Sunday, December 26, 2010

Super bug! World’s strongest insect discovered


After months of demanding tests, a species of horned dung beetle takes the title for world's strongest insect.

The beetle, called Onthophagus taurus, was found to be able to pull an enormous 1,141 times its own body weight, which is the equivalent of a 150-pound (70-kilogram) person lifting six full double-decker buses. While the study researcher knows of a mite that can take on a hair more, that organism is an arachnid, not an insect.

The finding, published in the current subject of the Proceedings of the Royal Society B, does more than elevate the beetle's status, as it lends insight to questions of evolutionary biology.

The beetles aren't the dung-ball-carrying variety, and instead the females bury most of the fecal material from, say, cow droppings.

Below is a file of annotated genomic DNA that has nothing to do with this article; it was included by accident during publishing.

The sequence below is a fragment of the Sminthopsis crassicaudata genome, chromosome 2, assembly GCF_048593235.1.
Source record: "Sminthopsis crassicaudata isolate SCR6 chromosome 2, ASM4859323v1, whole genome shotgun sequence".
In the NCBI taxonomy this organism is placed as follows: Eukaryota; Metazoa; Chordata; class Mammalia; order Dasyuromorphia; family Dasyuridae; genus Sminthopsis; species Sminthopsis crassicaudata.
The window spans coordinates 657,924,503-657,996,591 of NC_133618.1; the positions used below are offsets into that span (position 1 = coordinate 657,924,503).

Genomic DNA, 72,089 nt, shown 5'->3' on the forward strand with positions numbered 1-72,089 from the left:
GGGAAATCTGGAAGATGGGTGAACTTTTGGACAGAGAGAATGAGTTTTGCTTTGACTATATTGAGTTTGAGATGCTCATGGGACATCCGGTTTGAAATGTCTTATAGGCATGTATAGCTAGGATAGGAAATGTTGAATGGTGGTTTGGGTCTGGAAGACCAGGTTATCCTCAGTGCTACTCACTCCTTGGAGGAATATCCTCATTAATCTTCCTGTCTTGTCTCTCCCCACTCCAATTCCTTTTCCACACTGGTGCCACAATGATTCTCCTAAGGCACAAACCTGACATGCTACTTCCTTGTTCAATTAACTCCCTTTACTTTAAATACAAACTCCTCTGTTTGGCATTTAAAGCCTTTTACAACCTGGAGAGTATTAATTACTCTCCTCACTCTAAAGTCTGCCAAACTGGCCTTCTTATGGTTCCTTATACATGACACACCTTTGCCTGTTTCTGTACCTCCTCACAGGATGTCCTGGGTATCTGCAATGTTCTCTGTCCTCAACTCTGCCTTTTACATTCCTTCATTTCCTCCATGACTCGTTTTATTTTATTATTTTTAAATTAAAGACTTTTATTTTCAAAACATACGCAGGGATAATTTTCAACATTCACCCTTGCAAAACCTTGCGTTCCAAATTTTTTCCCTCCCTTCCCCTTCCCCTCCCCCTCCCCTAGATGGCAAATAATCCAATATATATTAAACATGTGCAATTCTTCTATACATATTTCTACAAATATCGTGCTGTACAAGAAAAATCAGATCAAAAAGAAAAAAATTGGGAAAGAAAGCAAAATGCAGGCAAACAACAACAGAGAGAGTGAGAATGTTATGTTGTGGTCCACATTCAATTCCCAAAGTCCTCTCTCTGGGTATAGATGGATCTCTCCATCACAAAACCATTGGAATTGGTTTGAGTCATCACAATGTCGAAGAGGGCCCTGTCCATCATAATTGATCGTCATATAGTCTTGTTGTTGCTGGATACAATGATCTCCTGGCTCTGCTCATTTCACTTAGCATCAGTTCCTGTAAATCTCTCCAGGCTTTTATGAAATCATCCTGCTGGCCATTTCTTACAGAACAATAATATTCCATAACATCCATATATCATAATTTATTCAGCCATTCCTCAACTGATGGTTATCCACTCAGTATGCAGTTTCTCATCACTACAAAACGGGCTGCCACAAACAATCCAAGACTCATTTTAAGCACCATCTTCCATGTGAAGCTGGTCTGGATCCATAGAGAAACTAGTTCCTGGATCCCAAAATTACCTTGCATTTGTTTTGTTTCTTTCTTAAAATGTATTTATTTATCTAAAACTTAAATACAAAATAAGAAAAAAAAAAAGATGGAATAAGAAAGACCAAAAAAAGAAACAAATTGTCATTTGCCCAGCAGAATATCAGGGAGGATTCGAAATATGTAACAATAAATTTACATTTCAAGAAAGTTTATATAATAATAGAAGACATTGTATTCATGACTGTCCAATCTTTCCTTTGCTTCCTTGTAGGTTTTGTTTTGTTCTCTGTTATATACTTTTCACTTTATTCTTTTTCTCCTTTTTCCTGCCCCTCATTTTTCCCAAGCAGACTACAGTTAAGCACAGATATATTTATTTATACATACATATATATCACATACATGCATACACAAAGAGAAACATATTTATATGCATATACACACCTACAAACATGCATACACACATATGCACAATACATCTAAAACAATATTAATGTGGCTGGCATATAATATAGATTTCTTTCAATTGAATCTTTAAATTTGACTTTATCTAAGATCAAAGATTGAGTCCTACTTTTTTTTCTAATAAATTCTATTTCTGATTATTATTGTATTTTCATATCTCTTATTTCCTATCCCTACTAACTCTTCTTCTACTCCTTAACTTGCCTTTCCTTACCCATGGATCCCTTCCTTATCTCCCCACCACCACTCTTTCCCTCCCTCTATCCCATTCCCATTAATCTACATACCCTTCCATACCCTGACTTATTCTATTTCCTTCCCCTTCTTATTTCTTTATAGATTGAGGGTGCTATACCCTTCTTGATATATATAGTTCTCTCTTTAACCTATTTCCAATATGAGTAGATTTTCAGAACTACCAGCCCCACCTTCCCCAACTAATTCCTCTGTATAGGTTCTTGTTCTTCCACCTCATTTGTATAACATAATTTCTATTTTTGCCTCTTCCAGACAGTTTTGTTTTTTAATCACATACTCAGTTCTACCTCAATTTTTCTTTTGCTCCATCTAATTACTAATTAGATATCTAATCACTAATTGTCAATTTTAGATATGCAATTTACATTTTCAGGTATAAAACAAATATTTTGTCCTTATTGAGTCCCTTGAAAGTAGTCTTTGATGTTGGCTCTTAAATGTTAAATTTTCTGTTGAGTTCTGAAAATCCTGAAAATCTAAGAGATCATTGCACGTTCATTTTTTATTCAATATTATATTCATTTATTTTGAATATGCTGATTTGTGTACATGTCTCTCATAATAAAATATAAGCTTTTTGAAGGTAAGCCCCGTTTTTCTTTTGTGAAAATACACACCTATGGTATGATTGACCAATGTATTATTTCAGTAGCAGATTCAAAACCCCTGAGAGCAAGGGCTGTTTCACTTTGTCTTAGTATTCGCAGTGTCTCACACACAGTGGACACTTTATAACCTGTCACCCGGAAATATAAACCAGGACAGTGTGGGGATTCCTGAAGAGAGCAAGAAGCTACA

The females build little tunnels, where they lay their eggs in the dung. It's within this tunnel that mating, and the pre-mating fightsbetween waiting males, takes place. But not all males are equipped for battle. Some sport horns while others are hornless. The no-horn beetles instead wait at the tunnel's entrance, sometimes hiding out in self-built side tunnels, and sneak in to mate before they're caught by a horned male.

The horned males, on the other hand, duke it out head-to-head.

"Their horns kind of meet on the shoulders, and they push each other backward and forward, and the guy being pushed will brace when pushed in the tunnel," Rob Knell from Queen Mary, University of London told LiveScience.